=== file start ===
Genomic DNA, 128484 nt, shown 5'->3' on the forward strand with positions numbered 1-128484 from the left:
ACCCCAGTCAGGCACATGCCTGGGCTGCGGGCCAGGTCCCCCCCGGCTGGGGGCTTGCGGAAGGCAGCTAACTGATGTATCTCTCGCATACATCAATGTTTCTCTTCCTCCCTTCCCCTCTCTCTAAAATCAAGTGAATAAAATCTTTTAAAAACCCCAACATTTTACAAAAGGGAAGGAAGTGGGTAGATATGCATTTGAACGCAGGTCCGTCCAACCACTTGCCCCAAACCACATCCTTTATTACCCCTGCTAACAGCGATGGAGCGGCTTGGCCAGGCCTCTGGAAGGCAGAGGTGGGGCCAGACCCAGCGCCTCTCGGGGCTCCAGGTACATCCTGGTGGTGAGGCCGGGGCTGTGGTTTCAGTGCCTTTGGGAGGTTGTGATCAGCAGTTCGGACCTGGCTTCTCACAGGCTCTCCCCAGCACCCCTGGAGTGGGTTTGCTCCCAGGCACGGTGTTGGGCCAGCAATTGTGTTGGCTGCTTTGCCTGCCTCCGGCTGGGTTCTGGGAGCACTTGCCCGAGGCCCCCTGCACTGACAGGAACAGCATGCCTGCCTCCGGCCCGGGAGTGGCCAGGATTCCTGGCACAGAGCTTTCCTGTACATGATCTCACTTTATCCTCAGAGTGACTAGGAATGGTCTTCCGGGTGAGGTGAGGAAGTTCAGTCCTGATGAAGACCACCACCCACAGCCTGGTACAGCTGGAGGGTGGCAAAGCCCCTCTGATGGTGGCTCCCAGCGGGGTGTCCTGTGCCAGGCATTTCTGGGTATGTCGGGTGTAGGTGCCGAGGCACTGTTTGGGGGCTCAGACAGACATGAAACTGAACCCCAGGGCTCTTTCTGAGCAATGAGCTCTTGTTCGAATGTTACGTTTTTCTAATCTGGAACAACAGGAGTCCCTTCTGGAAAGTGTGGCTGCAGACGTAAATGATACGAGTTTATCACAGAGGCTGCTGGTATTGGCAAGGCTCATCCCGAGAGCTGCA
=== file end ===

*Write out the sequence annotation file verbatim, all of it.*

Genomic DNA, 128484 nt, shown 5'->3' on the forward strand with positions numbered 1-128484 from the left:
ACCCCAGTCAGGCACATGCCTGGGCTGCGGGCCAGGTCCCCCCCGGCTGGGGGCTTGCGGAAGGCAGCTAACTGATGTATCTCTCGCATACATCAATGTTTCTCTTCCTCCCTTCCCCTCTCTCTAAAATCAAGTGAATAAAATCTTTTAAAAACCCCAACATTTTACAAAAGGGAAGGAAGTGGGTAGATATGCATTTGAACGCAGGTCCGTCCAACCACTTGCCCCAAACCACATCCTTTATTACCCCTGCTAACAGCGATGGAGCGGCTTGGCCAGGCCTCTGGAAGGCAGAGGTGGGGCCAGACCCAGCGCCTCTCGGGGCTCCAGGTACATCCTGGTGGTGAGGCCGGGGCTGTGGTTTCAGTGCCTTTGGGAGGTTGTGATCAGCAGTTCGGACCTGGCTTCTCACAGGCTCTCCCCAGCACCCCTGGAGTGGGTTTGCTCCCAGGCACGGTGTTGGGCCAGCAATTGTGTTGGCTGCTTTGCCTGCCTCCGGCTGGGTTCTGGGAGCACTTGCCCGAGGCCCCCTGCACTGACAGGAACAGCATGCCTGCCTCCGGCCCGGGAGTGGCCAGGATTCCTGGCACAGAGCTTTCCTGTACATGATCTCACTTTATCCTCAGAGTGACTAGGAATGGTCTTCCGGGTGAGGTGAGGAAGTTCAGTCCTGATGAAGACCACCACCCACAGCCTGGTACAGCTGGAGGGTGGCAAAGCCCCTCTGATGGTGGCTCCCAGCGGGGTGTCCTGTGCCAGGCATTTCTGGGTATGTCGGGTGTAGGTGCCGAGGCACTGTTTGGGGGCTCAGACAGACATGAAACTGAACCCCAGGGCTCTTTCTGAGCAATGAGCTCTTGTTCGAATGTTACGTTTTTCTAATCTGGAACAACAGGAGTCCCTTCTGGAAAGTGTGGCTGCAGACGTAAATGATACGAGTTTATCACAGAGGCTGCTGGTATTGGCAAGGCTCATCCCGAGAGCTGCA